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Citations


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Citations



  1. ^ Lowe, Mark Anthony, Patronymica Britannica, A Dictionary of Family Names of the United Kingdom. London: John Russel Smith, 1860. Print.

Other References

  1. Weis, Frederick Lewis, Walter Lee Sheppard and David Faris. Ancestral Roots of Sixty Colonists Who Came to New England Between 1623 and 1650 7th Edition. Baltimore: Genealogical Publishing, 1992. Print. (ISBN 0806313676).
  2. The Norman People and Their Existing Descendants in the British Dominions and the United States Of America. Baltimore: Genealogical Publishing, 1975. Print. (ISBN 0-8063-0636-X).
  3. Read, Charles Anderson. The Cabinet of Irish Literature Selections from the Works of the Chief Poets, Orators and Prose Writers of Ireland 4 Volumes. London: Blackie and Son, 1884. Print.
  4. MacLysaght, Edward. Irish Families Their Names, Arms and Origins 4th Edition. Dublin: Irish Academic, 1991. Print. (ISBN 0-7165-2364-7).
  5. Vicars, Sir Arthur. Index to the Prerogative Wills of Ireland 1536-1810. Baltimore: Genealogical Publishing Co. Print.
  6. Egle, William Henry. Pennsylvania Genealogies Scotch-Irish and German. Harrisburg: L.S. Hart, 1886. Print.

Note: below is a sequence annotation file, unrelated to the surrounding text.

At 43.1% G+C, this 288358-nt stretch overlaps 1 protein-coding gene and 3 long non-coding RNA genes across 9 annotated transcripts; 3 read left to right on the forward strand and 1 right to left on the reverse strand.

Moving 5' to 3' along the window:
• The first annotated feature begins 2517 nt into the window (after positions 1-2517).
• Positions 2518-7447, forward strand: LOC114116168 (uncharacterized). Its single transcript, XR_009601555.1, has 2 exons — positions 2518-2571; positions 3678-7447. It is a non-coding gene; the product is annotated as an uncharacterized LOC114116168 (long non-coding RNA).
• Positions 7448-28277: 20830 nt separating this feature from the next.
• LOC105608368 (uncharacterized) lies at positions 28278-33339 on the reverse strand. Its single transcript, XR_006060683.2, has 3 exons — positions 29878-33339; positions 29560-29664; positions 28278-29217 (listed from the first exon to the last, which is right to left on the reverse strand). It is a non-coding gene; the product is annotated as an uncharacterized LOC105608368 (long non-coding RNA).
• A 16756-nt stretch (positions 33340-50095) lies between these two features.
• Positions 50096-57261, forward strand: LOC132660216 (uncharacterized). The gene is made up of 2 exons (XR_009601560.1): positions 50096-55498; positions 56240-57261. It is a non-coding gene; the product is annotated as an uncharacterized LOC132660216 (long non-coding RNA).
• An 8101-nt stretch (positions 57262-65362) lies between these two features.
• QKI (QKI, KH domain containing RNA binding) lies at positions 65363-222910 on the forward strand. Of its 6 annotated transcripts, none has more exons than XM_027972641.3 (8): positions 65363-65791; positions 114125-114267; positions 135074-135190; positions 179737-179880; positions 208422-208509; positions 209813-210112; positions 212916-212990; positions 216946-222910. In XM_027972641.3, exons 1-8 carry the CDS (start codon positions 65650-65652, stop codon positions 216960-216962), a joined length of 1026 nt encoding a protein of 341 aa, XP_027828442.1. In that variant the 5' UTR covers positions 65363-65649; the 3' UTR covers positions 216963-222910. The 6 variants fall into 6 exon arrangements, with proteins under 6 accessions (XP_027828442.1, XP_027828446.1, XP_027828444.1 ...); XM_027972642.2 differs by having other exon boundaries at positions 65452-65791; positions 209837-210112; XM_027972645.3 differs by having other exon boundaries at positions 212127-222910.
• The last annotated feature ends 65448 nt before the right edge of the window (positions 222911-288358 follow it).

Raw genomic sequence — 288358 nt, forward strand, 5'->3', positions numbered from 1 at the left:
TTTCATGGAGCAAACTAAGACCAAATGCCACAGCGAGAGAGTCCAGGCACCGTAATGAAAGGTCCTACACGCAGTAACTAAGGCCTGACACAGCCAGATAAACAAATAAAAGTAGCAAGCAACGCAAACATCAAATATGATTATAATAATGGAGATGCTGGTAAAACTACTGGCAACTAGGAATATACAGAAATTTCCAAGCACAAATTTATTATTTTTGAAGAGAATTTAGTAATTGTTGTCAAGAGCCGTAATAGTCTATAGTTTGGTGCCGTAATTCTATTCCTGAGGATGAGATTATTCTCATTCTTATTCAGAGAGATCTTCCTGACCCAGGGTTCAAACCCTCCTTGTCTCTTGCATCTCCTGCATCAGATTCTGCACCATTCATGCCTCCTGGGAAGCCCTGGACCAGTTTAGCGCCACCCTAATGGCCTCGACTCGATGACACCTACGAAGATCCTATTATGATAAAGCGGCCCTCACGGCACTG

7. MacLysaght, Edward. Mores Irish Familes. Dublin: Irish Academic, 1982. Print. (ISBN 0-7165-0126-0).
  8. Donovan, George Francis. The Pre-Revolutionary Irish in Massachusetts 1620-1775. Menasha, WI: Geroge Banta Publsihing Co., 1932. Print.
  9. Burke, Sir Bernard. General Armory Of England, Scotland, Ireland and Wales. Ramsbury: Heraldry Today. Print.
  10. Skordas, Guest. Ed. The Early Settlers of Maryland an Index to Names or Immigrants Complied from Records of Land Patents 1633-1680 in the Hall of Records Annapolis, Maryland. Baltimore: Genealogical Publishing Co., 1992. Print.
  11. ...

The Kavanick Family Crest was acquired from the Houseofnames.com archives. The Kavanick Family Crest was drawn according to heraldic standards based on published blazons. We generally include the oldest published family crest once associated with each surname.

This page was last modified on 10 November 2015 at 10:24.